TORONTO -- Art Boudreau was only 19 years old when he enlisted to serve in the Second World War.

In four months, the now-99-year-old veteran will be a century old. But he still continues to serve Canada by running the poppy donation table in an Ottawa mall.

It all started more than three decades ago, following a trip to the shopping centre where he saw one person selling poppies.

“There was a lad there all by himself and I said, ‘Where is your partner?’ He didn't have one so I went home, got dressed and I sat,” Boudreau told CTV News.

Dozens of years later, he’s a staple at the mall’s poppy donation table every November. He beams as he pins poppies on people and even the baby strollers of the parents who donate.

But it’s not just about pinning poppies for Boudreau, who often reminds people of the sacrifices behind the symbol.

“I’ve lost friends and I remember them. And that's when I get emotional,” he said, adding that, for years, he cried “every time” he heard the “Last Post” -- the bugle call indicating a soldier has gone to their final rest.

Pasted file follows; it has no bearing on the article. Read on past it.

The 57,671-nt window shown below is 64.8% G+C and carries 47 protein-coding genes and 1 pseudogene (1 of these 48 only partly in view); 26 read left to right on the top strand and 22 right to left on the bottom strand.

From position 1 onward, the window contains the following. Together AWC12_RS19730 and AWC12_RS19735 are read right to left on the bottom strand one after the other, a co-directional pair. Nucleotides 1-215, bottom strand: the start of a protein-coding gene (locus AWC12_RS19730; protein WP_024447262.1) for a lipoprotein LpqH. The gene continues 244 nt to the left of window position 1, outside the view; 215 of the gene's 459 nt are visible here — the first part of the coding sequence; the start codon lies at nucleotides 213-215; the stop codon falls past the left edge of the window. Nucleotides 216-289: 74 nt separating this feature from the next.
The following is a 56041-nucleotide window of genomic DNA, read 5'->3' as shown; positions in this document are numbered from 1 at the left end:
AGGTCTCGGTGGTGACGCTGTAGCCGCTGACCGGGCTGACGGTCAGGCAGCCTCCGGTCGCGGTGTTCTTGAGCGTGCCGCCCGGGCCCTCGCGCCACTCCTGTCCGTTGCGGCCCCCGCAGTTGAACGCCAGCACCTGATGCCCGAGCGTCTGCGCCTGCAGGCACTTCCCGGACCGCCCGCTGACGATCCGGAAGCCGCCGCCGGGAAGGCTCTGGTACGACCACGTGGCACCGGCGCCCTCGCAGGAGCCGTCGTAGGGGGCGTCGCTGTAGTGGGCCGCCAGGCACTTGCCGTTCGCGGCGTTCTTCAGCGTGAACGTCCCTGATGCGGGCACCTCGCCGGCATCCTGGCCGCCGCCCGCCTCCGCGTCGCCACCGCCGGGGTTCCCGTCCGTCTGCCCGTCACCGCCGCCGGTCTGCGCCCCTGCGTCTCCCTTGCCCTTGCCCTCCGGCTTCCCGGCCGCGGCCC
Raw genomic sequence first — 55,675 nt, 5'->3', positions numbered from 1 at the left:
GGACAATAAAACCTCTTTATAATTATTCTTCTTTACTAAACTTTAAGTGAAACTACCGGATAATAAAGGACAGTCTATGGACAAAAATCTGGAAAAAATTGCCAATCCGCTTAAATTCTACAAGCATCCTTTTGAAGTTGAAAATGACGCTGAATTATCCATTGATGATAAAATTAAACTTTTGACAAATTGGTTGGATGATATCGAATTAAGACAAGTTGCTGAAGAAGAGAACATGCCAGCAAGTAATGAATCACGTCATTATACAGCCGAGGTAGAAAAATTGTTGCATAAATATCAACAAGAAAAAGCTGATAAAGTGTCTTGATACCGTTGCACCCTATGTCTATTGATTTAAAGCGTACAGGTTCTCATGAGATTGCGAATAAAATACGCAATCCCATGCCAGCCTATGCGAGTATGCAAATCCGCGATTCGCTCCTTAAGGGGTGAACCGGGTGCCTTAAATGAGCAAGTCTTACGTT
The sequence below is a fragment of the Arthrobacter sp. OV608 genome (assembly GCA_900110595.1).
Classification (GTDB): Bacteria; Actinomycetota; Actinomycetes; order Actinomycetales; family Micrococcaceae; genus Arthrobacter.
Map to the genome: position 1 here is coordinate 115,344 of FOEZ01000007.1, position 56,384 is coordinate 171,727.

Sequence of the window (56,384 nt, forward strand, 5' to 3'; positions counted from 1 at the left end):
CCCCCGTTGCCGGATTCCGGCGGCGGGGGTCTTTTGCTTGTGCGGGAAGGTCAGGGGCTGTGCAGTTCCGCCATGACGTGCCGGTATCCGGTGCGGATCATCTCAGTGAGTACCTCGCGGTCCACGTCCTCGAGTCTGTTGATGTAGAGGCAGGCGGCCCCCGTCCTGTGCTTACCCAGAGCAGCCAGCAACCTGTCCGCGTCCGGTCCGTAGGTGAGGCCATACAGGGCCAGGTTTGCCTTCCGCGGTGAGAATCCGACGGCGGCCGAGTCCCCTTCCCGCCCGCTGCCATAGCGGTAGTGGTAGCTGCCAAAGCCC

It’s traditionally played during commemorative services such as Remembrance Day.

Boudreau was born in Moncton, N.B. After enlisting, he was shipped out to England just days after war was declared in September 1939.

He started out as a gunner and by the end of the Second World War he was a radio operator. He was at this post during the Italian campaign, which killed nearly 6,000 Canadians.

One plane crash he saw in Sicily has stayed close to his heart. “In that crash, we lost 11 really nice people,” he said, adding that “the poppy is to remember those people.”

Boudreau hopes the people he now meets at the mall also learn the life-long lessons.

“I hope they take away a remembrance of what happened and maybe keep it going. Not let it lapse,” he said.